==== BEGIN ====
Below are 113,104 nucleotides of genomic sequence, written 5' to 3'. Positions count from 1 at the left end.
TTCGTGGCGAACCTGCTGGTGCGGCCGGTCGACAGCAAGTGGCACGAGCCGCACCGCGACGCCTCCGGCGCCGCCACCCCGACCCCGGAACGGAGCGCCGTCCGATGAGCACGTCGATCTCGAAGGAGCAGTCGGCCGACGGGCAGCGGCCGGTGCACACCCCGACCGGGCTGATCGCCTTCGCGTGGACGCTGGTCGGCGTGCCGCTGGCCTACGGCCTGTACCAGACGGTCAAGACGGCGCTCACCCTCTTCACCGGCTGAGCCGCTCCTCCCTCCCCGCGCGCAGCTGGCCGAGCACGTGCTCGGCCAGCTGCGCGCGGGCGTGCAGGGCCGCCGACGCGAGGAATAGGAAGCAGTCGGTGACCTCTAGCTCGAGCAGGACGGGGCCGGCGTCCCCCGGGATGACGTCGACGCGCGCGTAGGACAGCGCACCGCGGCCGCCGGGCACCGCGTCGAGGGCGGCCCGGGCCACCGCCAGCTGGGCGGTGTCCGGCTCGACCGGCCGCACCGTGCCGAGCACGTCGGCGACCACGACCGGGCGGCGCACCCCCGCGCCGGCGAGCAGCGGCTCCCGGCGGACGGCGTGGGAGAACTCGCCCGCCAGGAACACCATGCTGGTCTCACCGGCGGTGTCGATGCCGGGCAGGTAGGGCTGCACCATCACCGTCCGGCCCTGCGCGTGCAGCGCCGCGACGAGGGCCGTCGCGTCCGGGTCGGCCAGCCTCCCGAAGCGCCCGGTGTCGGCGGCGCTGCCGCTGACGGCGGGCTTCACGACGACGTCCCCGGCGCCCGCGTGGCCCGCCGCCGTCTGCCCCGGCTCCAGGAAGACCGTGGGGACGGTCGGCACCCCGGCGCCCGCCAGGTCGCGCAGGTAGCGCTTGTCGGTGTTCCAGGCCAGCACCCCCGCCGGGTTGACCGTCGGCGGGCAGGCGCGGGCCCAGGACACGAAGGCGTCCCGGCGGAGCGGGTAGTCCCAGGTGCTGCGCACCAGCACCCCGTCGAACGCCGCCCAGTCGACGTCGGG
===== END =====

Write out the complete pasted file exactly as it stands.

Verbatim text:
Below are 113,104 nucleotides of genomic sequence, written 5' to 3'. Positions count from 1 at the left end.
TTCGTGGCGAACCTGCTGGTGCGGCCGGTCGACAGCAAGTGGCACGAGCCGCACCGCGACGCCTCCGGCGCCGCCACCCCGACCCCGGAACGGAGCGCCGTCCGATGAGCACGTCGATCTCGAAGGAGCAGTCGGCCGACGGGCAGCGGCCGGTGCACACCCCGACCGGGCTGATCGCCTTCGCGTGGACGCTGGTCGGCGTGCCGCTGGCCTACGGCCTGTACCAGACGGTCAAGACGGCGCTCACCCTCTTCACCGGCTGAGCCGCTCCTCCCTCCCCGCGCGCAGCTGGCCGAGCACGTGCTCGGCCAGCTGCGCGCGGGCGTGCAGGGCCGCCGACGCGAGGAATAGGAAGCAGTCGGTGACCTCTAGCTCGAGCAGGACGGGGCCGGCGTCCCCCGGGATGACGTCGACGCGCGCGTAGGACAGCGCACCGCGGCCGCCGGGCACCGCGTCGAGGGCGGCCCGGGCCACCGCCAGCTGGGCGGTGTCCGGCTCGACCGGCCGCACCGTGCCGAGCACGTCGGCGACCACGACCGGGCGGCGCACCCCCGCGCCGGCGAGCAGCGGCTCCCGGCGGACGGCGTGGGAGAACTCGCCCGCCAGGAACACCATGCTGGTCTCACCGGCGGTGTCGATGCCGGGCAGGTAGGGCTGCACCATCACCGTCCGGCCCTGCGCGTGCAGCGCCGCGACGAGGGCCGTCGCGTCCGGGTCGGCCAGCCTCCCGAAGCGCCCGGTGTCGGCGGCGCTGCCGCTGACGGCGGGCTTCACGACGACGTCCCCGGCGCCCGCGTGGCCCGCCGCCGTCTGCCCCGGCTCCAGGAAGACCGTGGGGACGGTCGGCACCCCGGCGCCCGCCAGGTCGCGCAGGTAGCGCTTGTCGGTGTTCCAGGCCAGCACCCCCGCCGGGTTGACCGTCGGCGGGCAGGCGCGGGCCCAGGACACGAAGGCGTCCCGGCGGAGCGGGTAGTCCCAGGTGCTGCGCACCAGCACCCCGTCGAACGCCGCCCAGTCGACGTCGGG